What is the nature of service? This question carries with it a number of assumptions and raises numerous secondary questions. I take it as a given that we have all experienced interactions that we found lacking in "service" and that most of us have experienced (if all too rarely) instances of service that left us more than satisfied. Yet with this common experience, why is it that we have a very fuzzy understanding of the factors that made the former situations undesirable and the latter exemplary. In other words, what is it that makes some people and some actions "helpful" and others not? Through this research program, I want to better understand those factors and thereby build better computational assistants -- and ultimately be a better servant to others myself.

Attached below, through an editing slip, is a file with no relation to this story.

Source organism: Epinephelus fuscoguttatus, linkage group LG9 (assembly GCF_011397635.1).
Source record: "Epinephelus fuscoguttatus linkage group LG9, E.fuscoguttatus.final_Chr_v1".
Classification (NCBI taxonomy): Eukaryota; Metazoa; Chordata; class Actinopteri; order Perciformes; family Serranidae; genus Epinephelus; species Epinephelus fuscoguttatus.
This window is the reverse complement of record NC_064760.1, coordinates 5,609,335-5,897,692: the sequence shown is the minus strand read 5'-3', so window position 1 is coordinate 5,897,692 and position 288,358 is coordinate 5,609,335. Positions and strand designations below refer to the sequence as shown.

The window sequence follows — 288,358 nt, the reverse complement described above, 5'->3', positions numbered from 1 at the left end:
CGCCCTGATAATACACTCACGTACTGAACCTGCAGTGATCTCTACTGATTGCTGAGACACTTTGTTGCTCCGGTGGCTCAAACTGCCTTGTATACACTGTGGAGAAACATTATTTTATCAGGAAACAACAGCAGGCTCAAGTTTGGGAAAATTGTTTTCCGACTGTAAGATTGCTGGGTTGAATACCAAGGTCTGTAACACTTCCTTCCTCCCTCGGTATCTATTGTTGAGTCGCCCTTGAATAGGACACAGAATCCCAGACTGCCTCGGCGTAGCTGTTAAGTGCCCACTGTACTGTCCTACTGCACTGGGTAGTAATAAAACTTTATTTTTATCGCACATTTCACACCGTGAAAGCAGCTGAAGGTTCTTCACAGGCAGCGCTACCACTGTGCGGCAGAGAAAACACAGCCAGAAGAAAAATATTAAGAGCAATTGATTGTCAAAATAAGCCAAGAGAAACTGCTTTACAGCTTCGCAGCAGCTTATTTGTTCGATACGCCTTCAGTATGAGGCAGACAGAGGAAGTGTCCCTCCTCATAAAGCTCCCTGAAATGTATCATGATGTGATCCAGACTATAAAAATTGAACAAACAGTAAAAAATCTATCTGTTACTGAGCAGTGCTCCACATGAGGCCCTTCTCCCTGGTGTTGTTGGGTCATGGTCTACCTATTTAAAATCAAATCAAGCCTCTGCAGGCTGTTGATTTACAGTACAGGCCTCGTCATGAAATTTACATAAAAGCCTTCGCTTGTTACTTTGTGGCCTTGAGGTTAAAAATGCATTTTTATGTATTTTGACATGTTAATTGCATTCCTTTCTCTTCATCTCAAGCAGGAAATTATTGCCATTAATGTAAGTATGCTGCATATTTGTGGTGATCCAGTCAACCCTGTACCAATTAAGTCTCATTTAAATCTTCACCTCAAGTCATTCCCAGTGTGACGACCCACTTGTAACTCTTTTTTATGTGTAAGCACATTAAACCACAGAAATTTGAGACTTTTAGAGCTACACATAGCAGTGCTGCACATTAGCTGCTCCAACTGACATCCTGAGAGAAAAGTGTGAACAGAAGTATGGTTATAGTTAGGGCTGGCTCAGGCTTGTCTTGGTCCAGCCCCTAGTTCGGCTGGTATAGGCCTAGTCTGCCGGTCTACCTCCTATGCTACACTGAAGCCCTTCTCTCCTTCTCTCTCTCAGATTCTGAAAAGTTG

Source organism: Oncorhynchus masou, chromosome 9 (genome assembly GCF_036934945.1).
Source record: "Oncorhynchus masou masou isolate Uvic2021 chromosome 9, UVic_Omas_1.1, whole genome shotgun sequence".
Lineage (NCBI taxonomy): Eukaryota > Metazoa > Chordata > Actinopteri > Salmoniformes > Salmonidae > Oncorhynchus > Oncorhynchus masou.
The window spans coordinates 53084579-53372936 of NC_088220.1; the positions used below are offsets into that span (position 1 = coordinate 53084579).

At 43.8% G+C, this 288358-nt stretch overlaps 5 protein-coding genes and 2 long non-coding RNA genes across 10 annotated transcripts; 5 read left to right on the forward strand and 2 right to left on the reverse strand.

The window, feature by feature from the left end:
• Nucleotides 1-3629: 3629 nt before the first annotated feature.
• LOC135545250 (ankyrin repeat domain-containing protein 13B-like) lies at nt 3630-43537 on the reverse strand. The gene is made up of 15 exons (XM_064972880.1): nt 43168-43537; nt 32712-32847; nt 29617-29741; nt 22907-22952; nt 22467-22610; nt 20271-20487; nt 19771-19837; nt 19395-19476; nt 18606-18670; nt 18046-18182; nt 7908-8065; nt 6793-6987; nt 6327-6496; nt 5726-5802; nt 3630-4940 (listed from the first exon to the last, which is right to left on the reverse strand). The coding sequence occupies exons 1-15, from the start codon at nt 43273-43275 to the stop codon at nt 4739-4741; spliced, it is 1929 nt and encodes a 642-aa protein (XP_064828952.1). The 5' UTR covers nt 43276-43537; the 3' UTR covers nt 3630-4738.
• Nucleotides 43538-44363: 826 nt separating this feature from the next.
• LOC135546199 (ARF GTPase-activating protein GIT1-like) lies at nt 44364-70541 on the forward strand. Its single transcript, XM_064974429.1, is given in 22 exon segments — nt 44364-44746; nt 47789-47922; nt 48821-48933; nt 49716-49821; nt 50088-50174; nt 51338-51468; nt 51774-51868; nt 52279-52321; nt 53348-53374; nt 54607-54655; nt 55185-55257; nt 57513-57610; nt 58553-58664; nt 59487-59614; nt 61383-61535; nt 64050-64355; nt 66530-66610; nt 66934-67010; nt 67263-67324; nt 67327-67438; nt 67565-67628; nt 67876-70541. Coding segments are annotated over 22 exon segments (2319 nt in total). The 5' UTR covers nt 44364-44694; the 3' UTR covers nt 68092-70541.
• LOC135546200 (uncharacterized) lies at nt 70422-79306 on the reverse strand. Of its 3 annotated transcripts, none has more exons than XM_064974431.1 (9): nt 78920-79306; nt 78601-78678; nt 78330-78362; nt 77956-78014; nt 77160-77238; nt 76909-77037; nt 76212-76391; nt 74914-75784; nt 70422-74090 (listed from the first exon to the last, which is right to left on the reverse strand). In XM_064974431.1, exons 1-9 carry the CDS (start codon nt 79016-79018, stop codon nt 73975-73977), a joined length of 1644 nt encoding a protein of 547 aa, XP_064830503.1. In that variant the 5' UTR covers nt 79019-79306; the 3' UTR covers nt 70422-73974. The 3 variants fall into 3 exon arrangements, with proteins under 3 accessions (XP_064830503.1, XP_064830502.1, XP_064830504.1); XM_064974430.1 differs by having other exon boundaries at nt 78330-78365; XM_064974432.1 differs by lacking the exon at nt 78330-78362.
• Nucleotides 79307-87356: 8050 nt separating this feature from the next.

To study helpfulness, we create opportunities for interactions between artificial agents within simulated environments and measure problem solving success and efficiency. One of several environments we have used, MÆDEN, provides a constrained grid-world in which we can pose tasks of varying difficulty. We have implemented an agent architecture, GARCIA, that supports the instantiation of agents with distinct skill sets by selecting a particular combination of skills from a menu. Thus, we can easily create and test agents with a wide variety of competencies. Likewise, we can combine agents with disparate and complementary skills. Our preliminary GARCIA agents have one goal and ask other agents for help as needed to accomplish that goal. With extensions to GARCIA (supported by corresponding changes to the MÆDEN simulator), agents simultaneously pursue multiple goals and must switch focus between them as deemed appropriate. We attempt to quantify the helpfulness of the service recieved by an agent under various conditions that include task difficulty, respective competencies of the primary and helper agents, priority of the helpers' competing tasks, as well as other factors.